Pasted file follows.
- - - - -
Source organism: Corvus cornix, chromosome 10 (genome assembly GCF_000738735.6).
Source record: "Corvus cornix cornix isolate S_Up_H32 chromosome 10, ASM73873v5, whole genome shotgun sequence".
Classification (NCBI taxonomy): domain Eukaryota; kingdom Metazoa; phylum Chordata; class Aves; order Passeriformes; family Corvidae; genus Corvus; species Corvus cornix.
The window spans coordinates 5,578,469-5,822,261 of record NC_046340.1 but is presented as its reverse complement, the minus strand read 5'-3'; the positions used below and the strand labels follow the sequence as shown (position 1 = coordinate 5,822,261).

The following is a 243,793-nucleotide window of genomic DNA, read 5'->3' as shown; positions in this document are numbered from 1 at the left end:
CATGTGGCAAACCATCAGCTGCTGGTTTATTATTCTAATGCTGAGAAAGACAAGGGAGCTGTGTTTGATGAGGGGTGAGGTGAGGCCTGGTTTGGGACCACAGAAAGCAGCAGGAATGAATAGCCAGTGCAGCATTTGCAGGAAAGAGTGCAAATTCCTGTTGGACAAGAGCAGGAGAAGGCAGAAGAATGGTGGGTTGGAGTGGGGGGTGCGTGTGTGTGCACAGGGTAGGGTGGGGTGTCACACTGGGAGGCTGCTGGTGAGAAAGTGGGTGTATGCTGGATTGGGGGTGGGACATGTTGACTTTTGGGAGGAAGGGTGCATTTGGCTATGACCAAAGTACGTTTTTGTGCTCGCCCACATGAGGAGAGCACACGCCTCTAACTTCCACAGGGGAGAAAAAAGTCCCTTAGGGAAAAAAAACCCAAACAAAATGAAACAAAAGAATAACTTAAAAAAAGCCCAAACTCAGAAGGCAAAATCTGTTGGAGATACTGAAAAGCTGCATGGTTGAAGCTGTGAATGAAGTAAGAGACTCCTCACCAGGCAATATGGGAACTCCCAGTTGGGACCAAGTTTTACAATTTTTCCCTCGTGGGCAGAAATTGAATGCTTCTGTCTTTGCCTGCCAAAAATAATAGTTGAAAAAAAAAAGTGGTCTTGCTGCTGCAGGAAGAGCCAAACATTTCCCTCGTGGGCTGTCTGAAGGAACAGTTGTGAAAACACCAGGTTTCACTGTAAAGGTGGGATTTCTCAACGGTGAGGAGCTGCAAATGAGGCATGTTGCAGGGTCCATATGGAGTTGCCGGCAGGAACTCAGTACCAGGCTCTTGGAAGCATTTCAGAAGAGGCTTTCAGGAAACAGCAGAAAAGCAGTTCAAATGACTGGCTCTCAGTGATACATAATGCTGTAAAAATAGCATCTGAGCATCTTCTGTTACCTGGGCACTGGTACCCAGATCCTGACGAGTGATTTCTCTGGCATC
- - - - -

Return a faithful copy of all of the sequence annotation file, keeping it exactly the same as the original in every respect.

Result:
Source organism: Corvus cornix, chromosome 10 (genome assembly GCF_000738735.6).
Source record: "Corvus cornix cornix isolate S_Up_H32 chromosome 10, ASM73873v5, whole genome shotgun sequence".
Classification (NCBI taxonomy): domain Eukaryota; kingdom Metazoa; phylum Chordata; class Aves; order Passeriformes; family Corvidae; genus Corvus; species Corvus cornix.
The window spans coordinates 5,578,469-5,822,261 of record NC_046340.1 but is presented as its reverse complement, the minus strand read 5'-3'; the positions used below and the strand labels follow the sequence as shown (position 1 = coordinate 5,822,261).

The following is a 243,793-nucleotide window of genomic DNA, read 5'->3' as shown; positions in this document are numbered from 1 at the left end:
CATGTGGCAAACCATCAGCTGCTGGTTTATTATTCTAATGCTGAGAAAGACAAGGGAGCTGTGTTTGATGAGGGGTGAGGTGAGGCCTGGTTTGGGACCACAGAAAGCAGCAGGAATGAATAGCCAGTGCAGCATTTGCAGGAAAGAGTGCAAATTCCTGTTGGACAAGAGCAGGAGAAGGCAGAAGAATGGTGGGTTGGAGTGGGGGGTGCGTGTGTGTGCACAGGGTAGGGTGGGGTGTCACACTGGGAGGCTGCTGGTGAGAAAGTGGGTGTATGCTGGATTGGGGGTGGGACATGTTGACTTTTGGGAGGAAGGGTGCATTTGGCTATGACCAAAGTACGTTTTTGTGCTCGCCCACATGAGGAGAGCACACGCCTCTAACTTCCACAGGGGAGAAAAAAGTCCCTTAGGGAAAAAAAACCCAAACAAAATGAAACAAAAGAATAACTTAAAAAAAGCCCAAACTCAGAAGGCAAAATCTGTTGGAGATACTGAAAAGCTGCATGGTTGAAGCTGTGAATGAAGTAAGAGACTCCTCACCAGGCAATATGGGAACTCCCAGTTGGGACCAAGTTTTACAATTTTTCCCTCGTGGGCAGAAATTGAATGCTTCTGTCTTTGCCTGCCAAAAATAATAGTTGAAAAAAAAAAGTGGTCTTGCTGCTGCAGGAAGAGCCAAACATTTCCCTCGTGGGCTGTCTGAAGGAACAGTTGTGAAAACACCAGGTTTCACTGTAAAGGTGGGATTTCTCAACGGTGAGGAGCTGCAAATGAGGCATGTTGCAGGGTCCATATGGAGTTGCCGGCAGGAACTCAGTACCAGGCTCTTGGAAGCATTTCAGAAGAGGCTTTCAGGAAACAGCAGAAAAGCAGTTCAAATGACTGGCTCTCAGTGATACATAATGCTGTAAAAATAGCATCTGAGCATCTTCTGTTACCTGGGCACTGGTACCCAGATCCTGACGAGTGATTTCTCTGGCATC